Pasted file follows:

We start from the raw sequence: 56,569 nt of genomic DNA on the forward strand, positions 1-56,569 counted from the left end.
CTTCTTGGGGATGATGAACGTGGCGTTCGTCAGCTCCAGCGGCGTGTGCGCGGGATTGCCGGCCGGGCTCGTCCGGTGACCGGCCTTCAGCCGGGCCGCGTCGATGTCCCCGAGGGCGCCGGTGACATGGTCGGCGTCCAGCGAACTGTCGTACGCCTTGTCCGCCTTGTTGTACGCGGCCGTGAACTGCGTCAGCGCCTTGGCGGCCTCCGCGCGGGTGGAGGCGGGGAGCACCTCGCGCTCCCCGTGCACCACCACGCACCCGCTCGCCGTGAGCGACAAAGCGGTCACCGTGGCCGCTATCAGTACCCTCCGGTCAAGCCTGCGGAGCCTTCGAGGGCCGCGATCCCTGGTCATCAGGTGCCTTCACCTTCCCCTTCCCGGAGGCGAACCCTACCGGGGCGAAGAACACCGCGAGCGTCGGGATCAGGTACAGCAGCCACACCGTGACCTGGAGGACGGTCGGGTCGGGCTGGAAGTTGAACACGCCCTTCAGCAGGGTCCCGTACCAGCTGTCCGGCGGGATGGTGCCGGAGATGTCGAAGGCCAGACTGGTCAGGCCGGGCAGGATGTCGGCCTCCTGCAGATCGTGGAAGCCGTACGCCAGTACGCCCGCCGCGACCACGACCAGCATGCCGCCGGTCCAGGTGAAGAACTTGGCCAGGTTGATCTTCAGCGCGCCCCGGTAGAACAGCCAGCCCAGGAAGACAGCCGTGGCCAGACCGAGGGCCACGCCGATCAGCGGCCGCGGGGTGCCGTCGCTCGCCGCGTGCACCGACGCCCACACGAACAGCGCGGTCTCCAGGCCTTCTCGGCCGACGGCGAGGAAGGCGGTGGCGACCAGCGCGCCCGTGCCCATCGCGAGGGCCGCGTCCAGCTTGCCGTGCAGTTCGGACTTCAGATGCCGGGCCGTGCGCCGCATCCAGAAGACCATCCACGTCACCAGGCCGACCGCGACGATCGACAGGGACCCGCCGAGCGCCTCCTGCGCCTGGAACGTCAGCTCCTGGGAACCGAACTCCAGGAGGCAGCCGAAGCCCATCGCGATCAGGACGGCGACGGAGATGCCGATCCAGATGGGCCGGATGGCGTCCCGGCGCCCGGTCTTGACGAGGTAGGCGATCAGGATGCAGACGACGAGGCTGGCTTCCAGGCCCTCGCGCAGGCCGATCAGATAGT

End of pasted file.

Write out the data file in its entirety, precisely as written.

We start from the raw sequence: 56,569 nt of genomic DNA on the forward strand, positions 1-56,569 counted from the left end.
CTTCTTGGGGATGATGAACGTGGCGTTCGTCAGCTCCAGCGGCGTGTGCGCGGGATTGCCGGCCGGGCTCGTCCGGTGACCGGCCTTCAGCCGGGCCGCGTCGATGTCCCCGAGGGCGCCGGTGACATGGTCGGCGTCCAGCGAACTGTCGTACGCCTTGTCCGCCTTGTTGTACGCGGCCGTGAACTGCGTCAGCGCCTTGGCGGCCTCCGCGCGGGTGGAGGCGGGGAGCACCTCGCGCTCCCCGTGCACCACCACGCACCCGCTCGCCGTGAGCGACAAAGCGGTCACCGTGGCCGCTATCAGTACCCTCCGGTCAAGCCTGCGGAGCCTTCGAGGGCCGCGATCCCTGGTCATCAGGTGCCTTCACCTTCCCCTTCCCGGAGGCGAACCCTACCGGGGCGAAGAACACCGCGAGCGTCGGGATCAGGTACAGCAGCCACACCGTGACCTGGAGGACGGTCGGGTCGGGCTGGAAGTTGAACACGCCCTTCAGCAGGGTCCCGTACCAGCTGTCCGGCGGGATGGTGCCGGAGATGTCGAAGGCCAGACTGGTCAGGCCGGGCAGGATGTCGGCCTCCTGCAGATCGTGGAAGCCGTACGCCAGTACGCCCGCCGCGACCACGACCAGCATGCCGCCGGTCCAGGTGAAGAACTTGGCCAGGTTGATCTTCAGCGCGCCCCGGTAGAACAGCCAGCCCAGGAAGACAGCCGTGGCCAGACCGAGGGCCACGCCGATCAGCGGCCGCGGGGTGCCGTCGCTCGCCGCGTGCACCGACGCCCACACGAACAGCGCGGTCTCCAGGCCTTCTCGGCCGACGGCGAGGAAGGCGGTGGCGACCAGCGCGCCCGTGCCCATCGCGAGGGCCGCGTCCAGCTTGCCGTGCAGTTCGGACTTCAGATGCCGGGCCGTGCGCCGCATCCAGAAGACCATCCACGTCACCAGGCCGACCGCGACGATCGACAGGGACCCGCCGAGCGCCTCCTGCGCCTGGAACGTCAGCTCCTGGGAACCGAACTCCAGGAGGCAGCCGAAGCCCATCGCGATCAGGACGGCGACGGAGATGCCGATCCAGATGGGCCGGATGGCGTCCCGGCGCCCGGTCTTGACGAGGTAGGCGATCAGGATGCAGACGACGAGGCTGGCTTCCAGGCCCTCGCGCAGGCCGATCAGATAGT